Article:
Five adults with signs of normal pressure hydrocephalus underwent ventriculolumbar perfusions. Average cerebrospinal fluid (CSF) formation rate, 0.313 ± 0.020 ml/min, was comparable with that for nonhydrocephalics, but due to the larger CSF compartment, turnover rate was approximately one third. Slow turnover was further aggravated by a CSF absorption deficiency.
Normally, absorption begins at approximately 68 mm CSF pressure and increases linearly at a rate of 7.6μl/ min/mm CSF pressure. In four patients the rate was reduced to 2.5μl/min/mm CSF once a critical mean CSF pressure was reached. This absorption deficit, accompanied by elevated pressure plateaus and heightened pulse pressures may lead to ventricular enlargement and, secondarily, to symptoms associated with normal pressure hydrocephalus.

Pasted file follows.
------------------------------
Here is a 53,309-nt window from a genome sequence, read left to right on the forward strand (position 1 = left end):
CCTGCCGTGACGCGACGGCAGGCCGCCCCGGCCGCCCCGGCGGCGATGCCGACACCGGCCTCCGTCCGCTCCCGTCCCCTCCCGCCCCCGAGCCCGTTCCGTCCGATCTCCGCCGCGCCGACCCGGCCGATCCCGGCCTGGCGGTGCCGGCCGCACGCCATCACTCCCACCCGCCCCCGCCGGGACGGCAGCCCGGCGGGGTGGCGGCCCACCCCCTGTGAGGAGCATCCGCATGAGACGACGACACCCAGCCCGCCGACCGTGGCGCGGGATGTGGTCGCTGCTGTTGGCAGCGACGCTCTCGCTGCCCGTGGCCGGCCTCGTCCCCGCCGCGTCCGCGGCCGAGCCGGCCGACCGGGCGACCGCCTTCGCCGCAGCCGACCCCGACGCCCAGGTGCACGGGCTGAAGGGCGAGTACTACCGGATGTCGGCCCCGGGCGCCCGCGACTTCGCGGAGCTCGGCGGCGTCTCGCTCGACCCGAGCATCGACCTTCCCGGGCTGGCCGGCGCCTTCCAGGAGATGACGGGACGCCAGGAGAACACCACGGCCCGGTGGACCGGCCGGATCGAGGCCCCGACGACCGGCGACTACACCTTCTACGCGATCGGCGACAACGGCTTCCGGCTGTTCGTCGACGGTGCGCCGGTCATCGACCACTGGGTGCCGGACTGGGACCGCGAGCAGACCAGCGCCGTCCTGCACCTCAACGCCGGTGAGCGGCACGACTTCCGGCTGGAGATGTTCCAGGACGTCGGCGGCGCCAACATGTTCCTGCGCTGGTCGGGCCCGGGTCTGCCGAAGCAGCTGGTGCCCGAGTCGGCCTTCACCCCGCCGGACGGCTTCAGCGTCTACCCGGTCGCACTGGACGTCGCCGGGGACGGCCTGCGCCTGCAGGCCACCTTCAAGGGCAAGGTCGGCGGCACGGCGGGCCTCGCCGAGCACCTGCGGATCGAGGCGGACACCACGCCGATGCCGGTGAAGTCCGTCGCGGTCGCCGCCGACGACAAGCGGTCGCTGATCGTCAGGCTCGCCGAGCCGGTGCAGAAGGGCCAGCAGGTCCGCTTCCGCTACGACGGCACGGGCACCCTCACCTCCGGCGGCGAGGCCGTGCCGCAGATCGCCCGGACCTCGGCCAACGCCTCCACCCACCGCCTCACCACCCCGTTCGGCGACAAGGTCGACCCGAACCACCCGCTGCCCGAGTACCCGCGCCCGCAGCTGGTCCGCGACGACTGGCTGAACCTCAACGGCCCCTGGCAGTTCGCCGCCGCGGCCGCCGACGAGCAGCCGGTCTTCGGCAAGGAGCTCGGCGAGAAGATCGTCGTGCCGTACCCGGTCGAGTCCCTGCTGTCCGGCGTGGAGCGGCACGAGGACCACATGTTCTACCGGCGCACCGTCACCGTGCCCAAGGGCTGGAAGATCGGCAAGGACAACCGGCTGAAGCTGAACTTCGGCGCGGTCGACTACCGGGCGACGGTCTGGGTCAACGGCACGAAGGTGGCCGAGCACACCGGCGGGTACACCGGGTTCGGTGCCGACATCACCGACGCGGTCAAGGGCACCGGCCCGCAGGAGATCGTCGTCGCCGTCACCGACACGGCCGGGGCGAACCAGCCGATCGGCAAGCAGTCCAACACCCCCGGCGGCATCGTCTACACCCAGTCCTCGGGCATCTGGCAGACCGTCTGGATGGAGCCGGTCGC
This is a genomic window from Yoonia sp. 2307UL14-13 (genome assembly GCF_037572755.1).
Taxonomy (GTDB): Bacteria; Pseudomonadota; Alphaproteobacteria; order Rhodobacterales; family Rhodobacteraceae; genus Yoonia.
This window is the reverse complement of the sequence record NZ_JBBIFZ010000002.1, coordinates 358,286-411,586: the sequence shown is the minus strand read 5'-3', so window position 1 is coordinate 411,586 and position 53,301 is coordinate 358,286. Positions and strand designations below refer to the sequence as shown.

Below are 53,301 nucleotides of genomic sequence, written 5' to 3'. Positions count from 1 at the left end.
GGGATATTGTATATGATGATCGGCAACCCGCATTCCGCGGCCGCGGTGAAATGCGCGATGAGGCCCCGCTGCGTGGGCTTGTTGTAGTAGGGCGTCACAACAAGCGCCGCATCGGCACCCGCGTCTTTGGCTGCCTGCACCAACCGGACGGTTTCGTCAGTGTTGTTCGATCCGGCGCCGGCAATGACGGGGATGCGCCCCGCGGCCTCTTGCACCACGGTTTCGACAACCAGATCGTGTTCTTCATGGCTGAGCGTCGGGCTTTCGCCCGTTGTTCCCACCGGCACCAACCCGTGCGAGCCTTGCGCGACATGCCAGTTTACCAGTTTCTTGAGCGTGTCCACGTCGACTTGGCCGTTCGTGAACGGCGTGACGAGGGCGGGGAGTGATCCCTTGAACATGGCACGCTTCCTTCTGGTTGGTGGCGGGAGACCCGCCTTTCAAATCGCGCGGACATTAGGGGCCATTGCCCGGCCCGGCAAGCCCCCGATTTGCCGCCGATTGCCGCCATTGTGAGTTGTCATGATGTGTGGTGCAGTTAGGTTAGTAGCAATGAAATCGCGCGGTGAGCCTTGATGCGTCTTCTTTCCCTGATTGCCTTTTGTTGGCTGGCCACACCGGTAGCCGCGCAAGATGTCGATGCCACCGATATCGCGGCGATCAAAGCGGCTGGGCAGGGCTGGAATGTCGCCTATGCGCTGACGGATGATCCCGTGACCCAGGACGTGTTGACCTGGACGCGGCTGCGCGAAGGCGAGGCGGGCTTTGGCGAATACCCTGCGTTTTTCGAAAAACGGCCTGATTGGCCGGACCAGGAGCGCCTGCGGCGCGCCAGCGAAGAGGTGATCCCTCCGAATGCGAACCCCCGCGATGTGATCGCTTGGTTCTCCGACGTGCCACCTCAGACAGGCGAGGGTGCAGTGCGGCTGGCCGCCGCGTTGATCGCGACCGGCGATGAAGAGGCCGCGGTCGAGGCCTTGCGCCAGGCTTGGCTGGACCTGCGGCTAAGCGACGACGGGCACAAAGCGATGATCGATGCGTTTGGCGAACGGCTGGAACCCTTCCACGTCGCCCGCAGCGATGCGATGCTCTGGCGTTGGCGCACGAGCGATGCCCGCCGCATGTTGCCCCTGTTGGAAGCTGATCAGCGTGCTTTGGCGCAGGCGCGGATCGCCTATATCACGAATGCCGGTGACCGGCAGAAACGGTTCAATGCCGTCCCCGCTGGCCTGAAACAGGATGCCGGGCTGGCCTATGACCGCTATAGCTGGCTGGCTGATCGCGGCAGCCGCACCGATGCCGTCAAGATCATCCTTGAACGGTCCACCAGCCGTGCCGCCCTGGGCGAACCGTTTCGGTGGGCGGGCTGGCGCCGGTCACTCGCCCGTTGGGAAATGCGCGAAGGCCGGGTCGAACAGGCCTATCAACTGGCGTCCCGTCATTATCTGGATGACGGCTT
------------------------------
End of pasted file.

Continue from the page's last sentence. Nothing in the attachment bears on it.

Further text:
Only two of these four patients showed good response to shunting. In two nonresponding patients, follow-up revealed evidence of complicating intrinsic brain disease.